Urinary Problems and Injuries,Age 11 and Younger - Topic Overview
Urinary problems and injuries are a concern
in children. A young child may not be able to tell you about his or her
symptoms, which can make it hard to decide what your child needs. An older
child may be embarrassed about his or her symptoms. When your child has a
urinary problem or injury, look at all of his or her symptoms to determine what
steps to take next.
kidneys are the structures that make up the
urinary tract .
Pain during urination (dysuria) and a
frequent need to urinate are common symptoms in young
children. When your child has only one of these symptoms, or when the symptoms
are mild, home treatment may be all that is needed to prevent the problem from
getting worse and help relieve symptoms. Mild symptoms include:
- A frequent need to urinate. A child's bladder is
small and does not hold as much urine as an adult's bladder. For this reason,
frequent urination is common and is not necessarily a sign of a urinary
problem. Your child may urinate more because he or she is drinking extra fluid,
feeling nervous, or simply from habit.
- Burning pain when urine
touches irritated skin around the
vagina or urethra. Pain during urination because of
skin irritation occurs more often in girls (genital skin irritation) than it does in boys.
Pain during urination and a frequent need to urinate can also
mean your child has a
urinary tract infection. Urinary tract infections
(UTIs) are the second most common bacterial infection in children. When your
child has an infection, bacteria grow in the bladder and irritate the bladder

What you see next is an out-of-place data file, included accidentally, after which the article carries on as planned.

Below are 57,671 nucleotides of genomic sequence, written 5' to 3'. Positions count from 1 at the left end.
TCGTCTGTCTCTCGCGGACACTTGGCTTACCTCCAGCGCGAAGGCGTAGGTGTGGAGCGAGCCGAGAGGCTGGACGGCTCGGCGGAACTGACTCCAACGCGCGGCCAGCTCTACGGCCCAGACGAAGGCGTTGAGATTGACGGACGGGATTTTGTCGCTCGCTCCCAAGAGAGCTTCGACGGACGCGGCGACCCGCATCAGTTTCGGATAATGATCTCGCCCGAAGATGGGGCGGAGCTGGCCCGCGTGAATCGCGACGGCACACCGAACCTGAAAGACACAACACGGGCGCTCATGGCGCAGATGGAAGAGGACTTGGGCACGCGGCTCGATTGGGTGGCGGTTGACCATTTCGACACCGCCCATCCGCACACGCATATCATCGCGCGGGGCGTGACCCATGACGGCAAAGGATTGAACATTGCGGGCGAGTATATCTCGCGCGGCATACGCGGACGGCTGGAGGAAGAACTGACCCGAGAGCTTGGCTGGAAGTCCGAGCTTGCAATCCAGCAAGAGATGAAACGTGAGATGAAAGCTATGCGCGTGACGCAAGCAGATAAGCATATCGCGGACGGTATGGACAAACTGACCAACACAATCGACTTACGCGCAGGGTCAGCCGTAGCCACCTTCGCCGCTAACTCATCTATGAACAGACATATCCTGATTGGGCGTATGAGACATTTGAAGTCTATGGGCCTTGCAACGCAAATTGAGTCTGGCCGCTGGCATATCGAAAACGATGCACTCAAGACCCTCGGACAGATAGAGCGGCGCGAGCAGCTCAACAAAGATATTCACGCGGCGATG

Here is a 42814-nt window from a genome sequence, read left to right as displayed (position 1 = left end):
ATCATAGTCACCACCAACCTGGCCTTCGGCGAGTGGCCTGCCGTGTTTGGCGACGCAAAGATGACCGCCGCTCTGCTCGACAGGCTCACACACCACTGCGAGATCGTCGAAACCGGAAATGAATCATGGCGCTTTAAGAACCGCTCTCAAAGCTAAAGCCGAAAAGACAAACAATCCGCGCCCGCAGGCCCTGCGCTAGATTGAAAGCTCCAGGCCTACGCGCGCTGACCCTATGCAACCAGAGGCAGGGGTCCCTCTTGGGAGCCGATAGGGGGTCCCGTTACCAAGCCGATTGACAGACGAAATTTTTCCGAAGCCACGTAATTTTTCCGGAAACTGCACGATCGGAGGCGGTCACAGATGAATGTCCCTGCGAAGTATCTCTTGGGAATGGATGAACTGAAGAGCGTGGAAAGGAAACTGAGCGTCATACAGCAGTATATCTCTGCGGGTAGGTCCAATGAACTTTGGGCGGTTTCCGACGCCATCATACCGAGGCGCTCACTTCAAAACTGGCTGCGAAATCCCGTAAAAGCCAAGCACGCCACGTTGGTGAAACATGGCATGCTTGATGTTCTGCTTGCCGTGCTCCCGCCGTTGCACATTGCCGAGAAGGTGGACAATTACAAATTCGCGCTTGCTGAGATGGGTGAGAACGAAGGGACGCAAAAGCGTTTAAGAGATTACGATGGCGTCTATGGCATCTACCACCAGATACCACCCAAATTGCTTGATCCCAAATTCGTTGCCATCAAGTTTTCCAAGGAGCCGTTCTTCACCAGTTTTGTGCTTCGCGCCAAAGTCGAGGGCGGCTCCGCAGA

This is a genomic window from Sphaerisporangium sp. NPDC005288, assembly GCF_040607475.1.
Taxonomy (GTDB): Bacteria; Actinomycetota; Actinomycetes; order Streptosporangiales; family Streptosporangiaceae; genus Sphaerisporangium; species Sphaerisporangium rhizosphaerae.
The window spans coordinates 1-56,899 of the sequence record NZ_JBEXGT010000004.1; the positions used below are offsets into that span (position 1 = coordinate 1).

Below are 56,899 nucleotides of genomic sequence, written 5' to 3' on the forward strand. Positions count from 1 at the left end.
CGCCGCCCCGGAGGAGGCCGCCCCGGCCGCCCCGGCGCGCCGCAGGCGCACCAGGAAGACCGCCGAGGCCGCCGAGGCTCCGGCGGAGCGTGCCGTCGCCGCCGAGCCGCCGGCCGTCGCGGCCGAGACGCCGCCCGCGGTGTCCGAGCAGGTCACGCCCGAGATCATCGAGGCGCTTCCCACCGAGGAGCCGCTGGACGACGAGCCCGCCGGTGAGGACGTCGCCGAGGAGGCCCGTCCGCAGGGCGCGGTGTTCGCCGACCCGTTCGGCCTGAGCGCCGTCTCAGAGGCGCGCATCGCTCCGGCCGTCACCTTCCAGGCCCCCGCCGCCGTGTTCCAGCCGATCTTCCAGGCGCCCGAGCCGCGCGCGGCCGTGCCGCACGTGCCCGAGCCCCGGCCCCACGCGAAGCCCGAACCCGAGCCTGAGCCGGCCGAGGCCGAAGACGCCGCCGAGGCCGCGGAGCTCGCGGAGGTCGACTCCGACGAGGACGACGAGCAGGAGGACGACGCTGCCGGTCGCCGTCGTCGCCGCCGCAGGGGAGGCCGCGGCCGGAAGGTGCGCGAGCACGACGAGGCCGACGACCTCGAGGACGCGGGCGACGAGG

wall. This causes pain as soon as a very small amount of urine reaches the
bladder. You may find your child trying to urinate more often than usual in an
effort to soothe the pain. But your child will pass very little urine
because the bladder has only collected a small amount since the last time he or
she urinated. Symptoms of a UTI vary depending on a child's age.
Many things can affect urine color, including fluid balance, diet, medicines, and diseases. How dark or light the color is tells you how much water is in it. Vitamin B supplements can turn urine bright yellow. Some medicines, blackberries, beets, rhubarb, or blood in the urine can turn urine red-brown.
Some foods (such as asparagus), vitamins, and antibiotics (such as penicillin) can cause urine to have a different odor. A sweet, fruity odor may be caused by uncontrolled diabetes. A urinary tract infection (UTI) can cause a bad odor.
Babies and very
young children who have UTIs often have symptoms that do not seem specific to
the urinary tract. Symptoms may include:
- Fever, especially without other signs of
infections, such as a cough or runny nose. In babies, fever may be the only
symptom of a urinary tract infection.
- Frequent or infrequent
- Strong or bad-smelling urine.
- Dark or
blood-streaked urine. Note: It is common for
newborns to pass some pink urine in the first 3 days of life. This may be from crystals in the urine. Parents will notice a pink color to the urine in the diaper.
- Lack of interest in eating or refusing
- Squirming and
- Diaper rash that doesn't go